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Exp Eye Res. 2019 May;182:175-181. doi: 10.1016/j.exer.2019.04.001. Epub 2019 Apr 4.

Spatial intratumor heterogeneity in uveal melanoma: Tumor cell subtypes with a presumed invasive potential exhibit a particular epigenetic staining reaction.

Author information

1
Department of Ophthalmology, University of Bonn, Ernst-Abbe-Str. 2, 53127, Bonn, Germany. Electronic address: Martina.herwig@ukbonn.de.
2
Department of Ophthalmology, University of Bonn, Ernst-Abbe-Str. 2, 53127, Bonn, Germany. Electronic address: Amit.Sharma@ukbonn.de.
3
Institute of Medical Biometry, Informatics and Epidemiology (IMBIE), University of Bonn, Sigmund-Freud-Str. 25, 53127, Bonn, Germany. Electronic address: Tobias.Hoeller@ukbonn.de.
4
Department of Ophthalmology, University of Bonn, Ernst-Abbe-Str. 2, 53127, Bonn, Germany. Electronic address: Frank.Holz@ukbonn.de.
5
Department of Pathology, TU Munich, Thalkirchner Str. 36, 80337, Munich, Germany; German Cancer Consortium (DKTK), Partner Site Munich, Trogerstr. 18, 81675, Munich, Germany. Electronic address: Melissa.schlitter@tum.de.
6
Department of Ophthalmology, University of Bonn, Ernst-Abbe-Str. 2, 53127, Bonn, Germany. Electronic address: Karinloeffler@uni-bonn.de.

Abstract

Cancer evolves from a combination of genetic and epigenetic abnormalities resulting in aberrant gene expression profiles as well as altered epigenomic patterns. Epigenetic alterations such as DNA methylation and histone modification play an important role in tumorigenesis. While in the pathobiology of uveal melanoma (UM) genetic changes have been well characterized, there is growing evidence suggesting that epigenetic changes are also involved. We investigated whether epigenetic modifications (global levels of histone acetylation, DNA methylation, ubiquitination) are detectable in UM tissues compared to healthy controls with respect to inter- and intratumoral heterogeneity. Formalin-fixed paraffin-embedded tissues of primary UM (n = 15), UM metastasis (n = 13), and control choroid (n = 12) were immunohistochemically investigated by two ophthalmic pathologists for global levels of histone acetylation (Histone 3 acetylation, H3Ac; Histone 4 acetylation, H4Ac), DNA methylation (5-methylcytosine, 5-MeC; 5'-hydroxymethylcytosine, 5-hMeC), global ubiquitination (UBC) as well as Ubiquityl-Histone H2A (H2Aub). The nuclear staining intensity of primary tumors, metastases and control choroids was evaluated using a score from 0 to 3, which was multiplied with the percentage of stained cells (score from 0 to 4). The control choroid and the choroid next to the tumor showed a more intense nuclear staining than the primary tumor tissue. The choroid next to the tumor was stained less than the control choroid. The nuclear staining intensity in the tumor was comparable to that in the metastases. The tumor tissue itself often exhibited a heterogeneous staining pattern, as nuclei in the tumor center were less intensely stained than in the periphery. Cells with a presumed invasive potential (extraocular extension, growth along emissary canals) showed also an intense staining reaction. Although no prognostically relevant pattern of global epigentic markers could be identified, our results suggest that epigenetic changes play a role in UM pathogenesis and metastasis. In particular the staining reaction of tumor cell subtypes with a presumed invasive potential warrants further attention. The role of epigenetically relevant interactions with the tumor micromilieu should be further investigated as immune cells are predominantly located in the tumor periphery which showed a different staining intensity than the tumor center. However, as considerable epigenetic diversity exists in primary tumors, studies on biopsy tissue are not recommended for the immunohistochemical investigation of epigenetic markers.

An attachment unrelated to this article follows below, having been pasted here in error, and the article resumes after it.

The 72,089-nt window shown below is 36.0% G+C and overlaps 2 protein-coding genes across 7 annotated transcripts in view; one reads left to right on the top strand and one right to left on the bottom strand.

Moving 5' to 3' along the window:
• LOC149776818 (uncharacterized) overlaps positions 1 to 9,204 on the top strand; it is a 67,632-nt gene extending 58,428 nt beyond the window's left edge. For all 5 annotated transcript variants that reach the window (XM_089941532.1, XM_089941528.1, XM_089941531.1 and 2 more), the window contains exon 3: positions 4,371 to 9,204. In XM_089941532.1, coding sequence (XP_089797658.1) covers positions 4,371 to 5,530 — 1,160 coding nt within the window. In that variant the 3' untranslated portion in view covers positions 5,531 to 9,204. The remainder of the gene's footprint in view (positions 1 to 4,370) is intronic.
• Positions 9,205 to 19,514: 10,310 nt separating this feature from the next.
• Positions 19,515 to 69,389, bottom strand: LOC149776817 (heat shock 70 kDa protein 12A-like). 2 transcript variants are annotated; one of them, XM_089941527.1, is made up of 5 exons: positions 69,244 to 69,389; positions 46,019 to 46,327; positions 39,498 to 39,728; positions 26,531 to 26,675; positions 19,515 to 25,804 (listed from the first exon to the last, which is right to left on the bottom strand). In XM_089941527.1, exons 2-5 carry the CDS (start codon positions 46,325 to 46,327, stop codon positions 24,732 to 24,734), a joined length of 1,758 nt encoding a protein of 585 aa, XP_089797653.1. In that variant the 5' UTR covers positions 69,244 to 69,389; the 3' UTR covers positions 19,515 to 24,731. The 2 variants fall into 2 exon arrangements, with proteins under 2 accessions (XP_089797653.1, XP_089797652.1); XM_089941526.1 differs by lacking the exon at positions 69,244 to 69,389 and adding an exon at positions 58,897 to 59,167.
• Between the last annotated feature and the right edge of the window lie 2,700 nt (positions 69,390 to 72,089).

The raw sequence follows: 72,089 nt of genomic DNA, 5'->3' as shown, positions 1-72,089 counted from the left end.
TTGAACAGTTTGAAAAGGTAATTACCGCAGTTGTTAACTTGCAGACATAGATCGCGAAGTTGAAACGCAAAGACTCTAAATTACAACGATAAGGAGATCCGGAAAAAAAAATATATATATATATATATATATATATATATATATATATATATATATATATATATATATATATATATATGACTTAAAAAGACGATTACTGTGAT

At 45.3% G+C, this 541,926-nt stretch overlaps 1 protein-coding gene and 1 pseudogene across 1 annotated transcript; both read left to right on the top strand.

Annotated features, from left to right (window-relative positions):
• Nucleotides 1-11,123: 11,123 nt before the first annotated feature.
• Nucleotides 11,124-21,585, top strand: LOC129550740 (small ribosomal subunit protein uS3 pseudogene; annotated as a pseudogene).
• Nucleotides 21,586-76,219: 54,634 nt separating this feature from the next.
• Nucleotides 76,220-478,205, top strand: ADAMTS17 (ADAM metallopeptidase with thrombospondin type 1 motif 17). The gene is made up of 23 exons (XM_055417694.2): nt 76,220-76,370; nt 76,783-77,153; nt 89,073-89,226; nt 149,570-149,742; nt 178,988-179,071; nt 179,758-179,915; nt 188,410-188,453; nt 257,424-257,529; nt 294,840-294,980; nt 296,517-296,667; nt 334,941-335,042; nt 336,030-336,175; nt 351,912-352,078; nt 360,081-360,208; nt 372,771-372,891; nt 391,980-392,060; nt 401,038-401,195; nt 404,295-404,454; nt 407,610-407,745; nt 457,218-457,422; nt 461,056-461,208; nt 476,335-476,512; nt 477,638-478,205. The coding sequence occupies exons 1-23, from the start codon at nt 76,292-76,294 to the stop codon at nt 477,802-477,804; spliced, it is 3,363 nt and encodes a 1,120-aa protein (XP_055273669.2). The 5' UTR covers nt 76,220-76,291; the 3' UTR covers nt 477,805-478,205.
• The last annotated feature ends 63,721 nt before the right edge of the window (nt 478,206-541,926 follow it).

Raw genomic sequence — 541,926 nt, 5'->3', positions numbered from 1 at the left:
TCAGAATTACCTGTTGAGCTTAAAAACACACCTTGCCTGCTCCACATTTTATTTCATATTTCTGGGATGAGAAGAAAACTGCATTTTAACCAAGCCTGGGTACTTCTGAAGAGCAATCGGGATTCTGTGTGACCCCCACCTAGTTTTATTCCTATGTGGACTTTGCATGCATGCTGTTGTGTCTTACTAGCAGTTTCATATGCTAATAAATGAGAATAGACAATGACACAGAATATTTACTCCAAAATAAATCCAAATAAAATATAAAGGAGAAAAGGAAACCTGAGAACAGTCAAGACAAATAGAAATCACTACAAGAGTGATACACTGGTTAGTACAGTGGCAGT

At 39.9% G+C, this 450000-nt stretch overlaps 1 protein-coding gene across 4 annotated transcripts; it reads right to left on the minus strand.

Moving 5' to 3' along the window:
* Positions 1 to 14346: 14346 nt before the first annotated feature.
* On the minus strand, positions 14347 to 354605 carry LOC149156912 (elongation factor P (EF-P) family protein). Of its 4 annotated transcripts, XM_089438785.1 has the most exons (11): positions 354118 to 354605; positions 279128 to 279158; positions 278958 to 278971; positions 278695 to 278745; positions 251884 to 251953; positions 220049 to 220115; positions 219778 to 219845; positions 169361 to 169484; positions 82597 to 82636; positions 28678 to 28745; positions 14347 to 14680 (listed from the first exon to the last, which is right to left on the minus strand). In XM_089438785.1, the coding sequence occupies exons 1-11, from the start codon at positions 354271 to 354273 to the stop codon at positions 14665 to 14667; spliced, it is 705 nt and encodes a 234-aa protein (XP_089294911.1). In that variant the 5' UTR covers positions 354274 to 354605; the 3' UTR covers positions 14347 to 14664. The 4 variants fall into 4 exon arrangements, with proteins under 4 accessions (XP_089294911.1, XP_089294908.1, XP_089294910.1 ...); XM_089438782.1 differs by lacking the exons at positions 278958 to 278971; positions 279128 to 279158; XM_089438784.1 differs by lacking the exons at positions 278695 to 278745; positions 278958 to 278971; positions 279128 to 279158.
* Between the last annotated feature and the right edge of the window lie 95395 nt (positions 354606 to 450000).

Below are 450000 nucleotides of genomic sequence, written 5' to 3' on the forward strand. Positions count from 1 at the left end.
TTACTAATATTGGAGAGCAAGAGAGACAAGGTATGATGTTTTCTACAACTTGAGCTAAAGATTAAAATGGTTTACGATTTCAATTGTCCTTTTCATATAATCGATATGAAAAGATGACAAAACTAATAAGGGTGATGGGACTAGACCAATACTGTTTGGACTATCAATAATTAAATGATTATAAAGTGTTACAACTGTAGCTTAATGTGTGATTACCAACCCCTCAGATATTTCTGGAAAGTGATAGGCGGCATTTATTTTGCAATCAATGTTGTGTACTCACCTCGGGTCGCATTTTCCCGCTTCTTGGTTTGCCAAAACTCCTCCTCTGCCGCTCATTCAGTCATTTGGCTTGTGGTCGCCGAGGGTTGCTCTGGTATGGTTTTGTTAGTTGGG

KEYWORDS:

DNA methylation; Epigenetics; Global histone modification; Ubiquitination; Uveal melanoma

PMID:
30954503
DOI:
10.1016/j.exer.2019.04.001
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